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Why did family issues become more of a political issue in the 1990s ?Please consider:...

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carnige | Student, Undergraduate | (Level 1) Honors

Posted January 28, 2010 at 5:43 AM via web

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Why did family issues become more of a political issue in the 1990s ?

Please consider:

*the increase in single-parent households

*concerns over child care

*factors that influenced the passage of the family and medical leave act

3 Answers | Add Yours

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Ashley Kannan | Middle School Teacher | (Level 3) Distinguished Educator

Posted January 28, 2010 at 7:14 AM (Answer #1)

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Part of the reason why the notion of "family values" became so important was a matter of political expediency.  The Presidential Election of 1992 had George H.W. Bush and his vice president  Dan Quayle against Bill Clinton.  The primary drive against Clinton was that he was not of sound values and judgment.  The family values debate took on multiple forms, raising a level of questioning regarding Clinton's marijuana use in college and his indiscretions in both marriage and as Governor of Arkansas.  Both Republicans offered the same argument against proponents of rap music, specifically Time- Warner Records and the rapper Ice- T.  Such a debate helped to obscure the discussion about the lack of economic security in America at the time as well as the new role of America in a post- Cold War setting.

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brettd | High School Teacher | (Level 2) Educator Emeritus

Posted January 28, 2010 at 5:54 AM (Answer #2)

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The 1990's followed on the heels of the Reagan Revolution of the 1980's, which marked a return to more traditional so-called "family values" which included the sanctity of marriage (in the face of rising divorce rates) and more conservative religious views on family.  At the same time, the gap between the rich and poor grew considerably under Reagan, as did the number of households  where both parents worked.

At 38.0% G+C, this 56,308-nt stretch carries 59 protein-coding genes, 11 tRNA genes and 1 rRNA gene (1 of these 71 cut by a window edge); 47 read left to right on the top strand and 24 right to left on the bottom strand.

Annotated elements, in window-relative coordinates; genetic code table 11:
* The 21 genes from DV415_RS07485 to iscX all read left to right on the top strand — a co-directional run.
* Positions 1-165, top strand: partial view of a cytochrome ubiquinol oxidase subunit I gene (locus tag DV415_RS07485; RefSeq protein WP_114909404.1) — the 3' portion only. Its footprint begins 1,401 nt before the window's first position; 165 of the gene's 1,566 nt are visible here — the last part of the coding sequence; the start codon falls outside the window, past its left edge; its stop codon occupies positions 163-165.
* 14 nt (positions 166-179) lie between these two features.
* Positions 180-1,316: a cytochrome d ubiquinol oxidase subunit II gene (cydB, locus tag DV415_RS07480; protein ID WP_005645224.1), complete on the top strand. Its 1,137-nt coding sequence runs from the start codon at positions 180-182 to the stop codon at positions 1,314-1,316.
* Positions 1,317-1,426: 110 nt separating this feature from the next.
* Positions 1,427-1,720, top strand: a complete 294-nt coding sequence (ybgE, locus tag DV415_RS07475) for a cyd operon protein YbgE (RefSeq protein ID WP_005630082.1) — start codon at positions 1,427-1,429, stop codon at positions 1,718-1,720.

As Clinton took over in the Presidency, there was pressure from conservative groups (Focus on the Family, for one) for the government to make it easier to stay married, and to have children.  Clinton recognized he could appease both these traditionalists and the working class by passing the Family and Medical Leave Act, which was pretty smart of him politically.

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pohnpei397 | College Teacher | (Level 3) Distinguished Educator

Posted January 28, 2010 at 7:44 AM (Answer #3)

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I think that one factor that has not been addressed is the swinging of the social pendulum after the upheaval of the 1960s and 1970s.

During the 1960s and 1970s, the pendulum in American society swung fairly wildly to the left.  The counterculture and the sexual revolution and such were part of a huge change in American values.

When such huge changes occur, there is typically a backlash against them.  The 1980s and 1990s were when this backlash started to happen.  For this reason, traditional values made a big comeback during this time.

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